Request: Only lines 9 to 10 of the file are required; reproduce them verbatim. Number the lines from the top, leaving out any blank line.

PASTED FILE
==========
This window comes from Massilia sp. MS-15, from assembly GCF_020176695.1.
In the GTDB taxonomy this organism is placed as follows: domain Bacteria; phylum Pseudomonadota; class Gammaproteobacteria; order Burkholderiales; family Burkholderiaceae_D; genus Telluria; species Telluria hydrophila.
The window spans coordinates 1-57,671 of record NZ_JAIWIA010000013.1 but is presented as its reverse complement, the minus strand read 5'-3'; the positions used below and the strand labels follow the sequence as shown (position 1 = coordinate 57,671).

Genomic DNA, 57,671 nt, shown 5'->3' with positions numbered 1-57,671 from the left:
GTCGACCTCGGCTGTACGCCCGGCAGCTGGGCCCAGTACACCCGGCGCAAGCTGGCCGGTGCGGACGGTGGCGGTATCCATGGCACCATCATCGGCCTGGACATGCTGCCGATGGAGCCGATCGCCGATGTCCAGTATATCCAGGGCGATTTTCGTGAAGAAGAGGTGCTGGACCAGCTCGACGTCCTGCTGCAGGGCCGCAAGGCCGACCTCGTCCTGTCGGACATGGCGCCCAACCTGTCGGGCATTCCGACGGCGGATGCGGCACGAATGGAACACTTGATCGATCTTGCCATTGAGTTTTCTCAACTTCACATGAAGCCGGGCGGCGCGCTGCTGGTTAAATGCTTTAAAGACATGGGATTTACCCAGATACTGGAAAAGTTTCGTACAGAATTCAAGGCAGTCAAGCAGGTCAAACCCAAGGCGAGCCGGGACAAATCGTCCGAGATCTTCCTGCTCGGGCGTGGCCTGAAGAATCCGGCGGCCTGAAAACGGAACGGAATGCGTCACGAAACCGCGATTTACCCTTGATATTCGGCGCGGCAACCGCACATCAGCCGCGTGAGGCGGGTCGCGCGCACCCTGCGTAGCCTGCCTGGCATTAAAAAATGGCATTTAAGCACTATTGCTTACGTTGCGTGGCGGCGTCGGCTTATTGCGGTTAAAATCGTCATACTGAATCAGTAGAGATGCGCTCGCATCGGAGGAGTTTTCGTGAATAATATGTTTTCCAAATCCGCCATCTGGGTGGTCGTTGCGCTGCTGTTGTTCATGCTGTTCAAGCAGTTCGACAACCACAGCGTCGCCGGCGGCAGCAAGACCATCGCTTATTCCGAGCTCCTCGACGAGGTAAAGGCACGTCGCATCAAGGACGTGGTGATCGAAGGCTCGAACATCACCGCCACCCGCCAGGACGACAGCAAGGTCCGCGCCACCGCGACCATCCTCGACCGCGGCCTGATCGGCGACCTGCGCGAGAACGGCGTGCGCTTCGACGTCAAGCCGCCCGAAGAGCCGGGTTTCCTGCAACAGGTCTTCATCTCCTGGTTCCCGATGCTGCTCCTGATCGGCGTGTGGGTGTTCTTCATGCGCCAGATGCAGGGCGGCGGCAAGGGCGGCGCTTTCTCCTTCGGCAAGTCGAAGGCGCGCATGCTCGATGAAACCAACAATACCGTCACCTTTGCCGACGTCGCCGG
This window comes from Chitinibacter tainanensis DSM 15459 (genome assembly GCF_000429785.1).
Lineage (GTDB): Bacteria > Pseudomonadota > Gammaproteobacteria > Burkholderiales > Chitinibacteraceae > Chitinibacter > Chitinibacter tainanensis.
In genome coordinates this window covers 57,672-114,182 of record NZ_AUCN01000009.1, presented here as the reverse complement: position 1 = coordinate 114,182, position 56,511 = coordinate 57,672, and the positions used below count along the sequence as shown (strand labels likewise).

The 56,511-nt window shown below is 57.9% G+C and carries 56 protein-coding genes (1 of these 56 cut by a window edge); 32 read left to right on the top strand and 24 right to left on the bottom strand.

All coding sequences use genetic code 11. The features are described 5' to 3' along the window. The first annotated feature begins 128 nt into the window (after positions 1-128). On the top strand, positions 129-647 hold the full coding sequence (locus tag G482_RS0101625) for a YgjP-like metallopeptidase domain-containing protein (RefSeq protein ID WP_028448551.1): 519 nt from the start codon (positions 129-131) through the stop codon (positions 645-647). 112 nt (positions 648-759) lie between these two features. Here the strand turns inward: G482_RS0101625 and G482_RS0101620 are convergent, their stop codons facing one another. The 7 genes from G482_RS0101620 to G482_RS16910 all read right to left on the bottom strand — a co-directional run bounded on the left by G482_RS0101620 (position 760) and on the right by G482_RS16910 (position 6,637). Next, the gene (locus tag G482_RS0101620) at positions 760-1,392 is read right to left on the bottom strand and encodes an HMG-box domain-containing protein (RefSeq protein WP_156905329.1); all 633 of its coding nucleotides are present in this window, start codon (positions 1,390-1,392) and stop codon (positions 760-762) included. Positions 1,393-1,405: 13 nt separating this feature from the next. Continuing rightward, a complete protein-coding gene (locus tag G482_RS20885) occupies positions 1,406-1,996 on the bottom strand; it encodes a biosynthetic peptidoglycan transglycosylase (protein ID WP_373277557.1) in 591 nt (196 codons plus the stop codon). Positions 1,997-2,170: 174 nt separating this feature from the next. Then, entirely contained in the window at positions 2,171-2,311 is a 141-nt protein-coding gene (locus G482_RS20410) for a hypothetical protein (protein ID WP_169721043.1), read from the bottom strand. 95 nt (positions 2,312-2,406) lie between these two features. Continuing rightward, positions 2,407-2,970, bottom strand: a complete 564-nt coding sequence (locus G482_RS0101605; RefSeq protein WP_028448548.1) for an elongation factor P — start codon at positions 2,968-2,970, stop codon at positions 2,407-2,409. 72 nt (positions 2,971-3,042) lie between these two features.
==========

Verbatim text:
The 56,511-nt window shown below is 57.9% G+C and carries 56 protein-coding genes (1 of these 56 cut by a window edge); 32 read left to right on the top strand and 24 right to left on the bottom strand.

All coding sequences use genetic code 11. The features are described 5' to 3' along the window. The first annotated feature begins 128 nt into the window (after positions 1-128). On the top strand, positions 129-647 hold the full coding sequence (locus tag G482_RS0101625) for a YgjP-like metallopeptidase domain-containing protein (RefSeq protein ID WP_028448551.1): 519 nt from the start codon (positions 129-131) through the stop codon (positions 645-647). 112 nt (positions 648-759) lie between these two features. Here the strand turns inward: G482_RS0101625 and G482_RS0101620 are convergent, their stop codons facing one another. The 7 genes from G482_RS0101620 to G482_RS16910 all read right to left on the bottom strand — a co-directional run bounded on the left by G482_RS0101620 (position 760) and on the right by G482_RS16910 (position 6,637). Next, the gene (locus tag G482_RS0101620) at positions 760-1,392 is read right to left on the bottom strand and encodes an HMG-box domain-containing protein (RefSeq protein WP_156905329.1); all 633 of its coding nucleotides are present in this window, start codon (positions 1,390-1,392) and stop codon (positions 760-762) included. Positions 1,393-1,405: 13 nt separating this feature from the next. Continuing rightward, a complete protein-coding gene (locus tag G482_RS20885) occupies positions 1,406-1,996 on the bottom strand; it encodes a biosynthetic peptidoglycan transglycosylase (protein ID WP_373277557.1) in 591 nt (196 codons plus the stop codon). Positions 1,997-2,170: 174 nt separating this feature from the next. Then, entirely contained in the window at positions 2,171-2,311 is a 141-nt protein-coding gene (locus G482_RS20410) for a hypothetical protein (protein ID WP_169721043.1), read from the bottom strand. 95 nt (positions 2,312-2,406) lie between these two features. Continuing rightward, positions 2,407-2,970, bottom strand: a complete 564-nt coding sequence (locus G482_RS0101605; RefSeq protein WP_028448548.1) for an elongation factor P — start codon at positions 2,968-2,970, stop codon at positions 2,407-2,409. 72 nt (positions 2,971-3,042) lie between these two features.